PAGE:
Autumn leaf suncatchers
An outdoor art lesson making use of autumn leaves.
COLOURS OF NATURE
How many colours can we find in nature? Do they change throughout the year?
Let's play some outdoor music! Create your own musical instruments.
EXPLORE OUR OTHER OUTDOOR LESSONS:
AUTUMN LEAF SUNCATCHERS
Goal: An outdoor art lesson making use of autumn leaves and other natural materials together with sunlight.
TIME: 20 to 40 minutes
AGE: 4 to 15 years
WHERE: convenient school surroundings
WHEN: autumn is the best but this activity can be done throughout the whole year though the choice of colours and materials should be taken into consideration
YOU NEED: sturdy paper, cardboard or double ply of common printer paper, scissors, paper adhesive tape, clothes pegs
1 ILLUSTRATIVE EXHIBITION
Make a collection of sample leaf pictures for the children to see how the leaf technique works. You can prepare an illustrative exhibition before the start of the lesson. It may help inspire the children to understand the theme.
2 THEME AND MATERIALS
Once the children choose the theme, shape and colours of their picture, they have to collect leaves and other suitable materials (in groups or individually) in the given area.
3 CUTTING OUT SHAPES
At the beginning of making the suncatcher, the children have to cut out shapes from the card or paper where the sunshine will shine through the leaves.
Begin by folding the paper then sketch shapes on the paper and cut them out.
Common printer paper is the easiest to cut, however, the tape might show through. To avoid this, use two layers of paper or it might be better to use sturdier paper or cardboard.
Young children can have a difficult time cutting cardboard and so we recommend using common printer paper or sturdy paper when working with them.
Fill out the cut-out shapes with colourful leaves. Attach them to the paper frame with the adhesive tape. Larger empty spaces can be filled easily by using the adhesive tape to stick the leaves together as well.
The children can display their pictures on a tree (using a clothes peg) or at any other place that was previously agreed on when they are finished.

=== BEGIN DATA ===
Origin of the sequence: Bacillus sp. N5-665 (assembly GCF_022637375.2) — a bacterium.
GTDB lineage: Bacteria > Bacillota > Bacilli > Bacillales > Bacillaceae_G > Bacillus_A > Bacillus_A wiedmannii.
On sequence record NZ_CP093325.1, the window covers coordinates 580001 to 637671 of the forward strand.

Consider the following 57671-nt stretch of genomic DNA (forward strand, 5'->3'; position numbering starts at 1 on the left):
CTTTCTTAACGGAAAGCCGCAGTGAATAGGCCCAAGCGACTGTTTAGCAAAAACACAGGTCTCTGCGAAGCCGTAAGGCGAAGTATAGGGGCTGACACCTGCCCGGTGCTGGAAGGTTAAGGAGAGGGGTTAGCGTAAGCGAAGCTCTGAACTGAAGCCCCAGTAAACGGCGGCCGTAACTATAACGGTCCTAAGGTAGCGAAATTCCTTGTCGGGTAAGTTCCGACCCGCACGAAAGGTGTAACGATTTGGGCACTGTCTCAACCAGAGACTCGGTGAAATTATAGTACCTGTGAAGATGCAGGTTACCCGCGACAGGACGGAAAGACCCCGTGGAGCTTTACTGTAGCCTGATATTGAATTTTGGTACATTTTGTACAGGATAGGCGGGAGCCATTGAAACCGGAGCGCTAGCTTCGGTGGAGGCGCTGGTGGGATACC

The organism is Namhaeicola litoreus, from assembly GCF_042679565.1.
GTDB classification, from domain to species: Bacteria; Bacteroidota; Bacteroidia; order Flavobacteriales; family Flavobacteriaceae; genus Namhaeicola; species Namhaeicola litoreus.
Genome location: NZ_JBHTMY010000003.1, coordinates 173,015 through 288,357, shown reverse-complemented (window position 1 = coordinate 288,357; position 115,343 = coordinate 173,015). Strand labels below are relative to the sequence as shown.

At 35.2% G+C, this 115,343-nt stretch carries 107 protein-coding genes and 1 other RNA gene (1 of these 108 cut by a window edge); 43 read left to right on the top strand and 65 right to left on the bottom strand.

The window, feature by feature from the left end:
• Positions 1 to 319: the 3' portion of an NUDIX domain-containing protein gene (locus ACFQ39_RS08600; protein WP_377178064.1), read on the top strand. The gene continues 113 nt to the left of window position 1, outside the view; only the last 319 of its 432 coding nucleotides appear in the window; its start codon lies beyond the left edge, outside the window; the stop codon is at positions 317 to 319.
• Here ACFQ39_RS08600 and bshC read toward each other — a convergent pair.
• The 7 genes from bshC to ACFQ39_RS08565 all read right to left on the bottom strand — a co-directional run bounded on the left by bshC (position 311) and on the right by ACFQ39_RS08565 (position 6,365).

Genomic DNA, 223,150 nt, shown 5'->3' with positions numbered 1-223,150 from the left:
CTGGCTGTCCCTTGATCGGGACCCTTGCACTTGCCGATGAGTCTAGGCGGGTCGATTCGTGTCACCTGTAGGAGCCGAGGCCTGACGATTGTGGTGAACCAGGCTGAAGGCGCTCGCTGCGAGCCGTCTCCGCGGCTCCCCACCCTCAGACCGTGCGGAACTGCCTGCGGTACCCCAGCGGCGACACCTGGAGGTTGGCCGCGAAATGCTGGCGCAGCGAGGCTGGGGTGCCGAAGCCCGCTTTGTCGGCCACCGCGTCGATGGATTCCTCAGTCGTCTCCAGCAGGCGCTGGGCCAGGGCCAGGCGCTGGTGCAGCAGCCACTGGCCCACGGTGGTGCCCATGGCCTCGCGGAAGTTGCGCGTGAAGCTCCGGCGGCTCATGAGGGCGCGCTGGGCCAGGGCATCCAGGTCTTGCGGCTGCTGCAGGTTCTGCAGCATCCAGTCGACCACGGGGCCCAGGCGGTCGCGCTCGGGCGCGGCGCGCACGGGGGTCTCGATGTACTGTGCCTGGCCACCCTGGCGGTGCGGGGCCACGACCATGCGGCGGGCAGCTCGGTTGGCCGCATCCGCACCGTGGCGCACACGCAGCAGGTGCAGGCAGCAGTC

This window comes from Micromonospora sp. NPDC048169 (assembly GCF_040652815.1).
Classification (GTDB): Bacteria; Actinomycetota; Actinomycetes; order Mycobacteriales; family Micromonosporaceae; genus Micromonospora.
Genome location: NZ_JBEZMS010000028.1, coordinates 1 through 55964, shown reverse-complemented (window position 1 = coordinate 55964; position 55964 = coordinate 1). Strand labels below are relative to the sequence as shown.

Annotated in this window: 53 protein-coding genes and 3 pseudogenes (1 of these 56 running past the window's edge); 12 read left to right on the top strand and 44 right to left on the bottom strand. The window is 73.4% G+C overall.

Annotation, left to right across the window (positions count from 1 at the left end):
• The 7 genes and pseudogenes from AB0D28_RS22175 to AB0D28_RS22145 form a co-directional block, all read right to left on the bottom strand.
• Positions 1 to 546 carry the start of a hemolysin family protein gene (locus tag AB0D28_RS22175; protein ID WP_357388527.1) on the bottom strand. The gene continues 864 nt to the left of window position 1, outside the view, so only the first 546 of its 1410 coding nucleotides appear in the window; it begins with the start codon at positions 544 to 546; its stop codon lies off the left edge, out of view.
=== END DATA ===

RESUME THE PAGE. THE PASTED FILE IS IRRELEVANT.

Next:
Now you can walk around the “gallery“ and admire the suncatchers as they brighten up in the sunlight and observe the changing intensity of colours at different angles.
After visiting the gallery it is time to look back and talk about the project with the group. You can start with simple questions such as: How did you enjoy walking around the gallery? What impressions did the suncatchers make on you? How did you enjoy making them? Which trees have the most colourful leaves? What was easy / difficult for you? How did the sunlight change the pictures? Would it make any difference to do this project indoors? What would be the difference?
It is best to start with basic shapes that allow the children to try the new technique out. You can also do other activities, such as sorting out the shapes (a rectangle, a square, a circle etc.) This can be done with younger children in their mother tongue or in a foreign language with the older ones.
ANIMALS AND ACTIVITIES
Let the children draw their favourite animal or activity. They then cut out the part which is going to be colourful and go out to collect and tape the leaves. This variation allows you to talk about the topics that were interesting for the group again and again.
Such pictures can be used for decorating the classroom, children’s notebooks or lapbooks.
MAPS AND PLANETS
Making maps and planets is a huge challenge but it is worth trying. Children are incredibly creative and make beautiful pictures. On top of that they reuse and apply previously gained knowledge.
CHARACTERS AND STORIES
This is great if you have enough time (e.g. at the school’s club, on a trip etc.)
First, children sketch their favourite character. Then they cut out some parts and dress their character in a leaf outfit.
You can make up stories about the characters during their creation. Children can take turns adding to the story. It is great fun!
For young children, this activity is great for developing their speech skills in their mother tongue. With older children this can be done to practise their conversational skills in a foreign language.
TIPS FOR SAVING:
PRESSING – if you want to save the pictures or use them as presents, sandwich the leaves between sheets of newspaper and place them in a heavy book.
The suncatchers can also be made with leaves that had already been pressed. These are, however, fragile and one has to be very careful when working with them.
DISPLAY – once the pictures are pressed you can hang them in a window to enjoy the colours.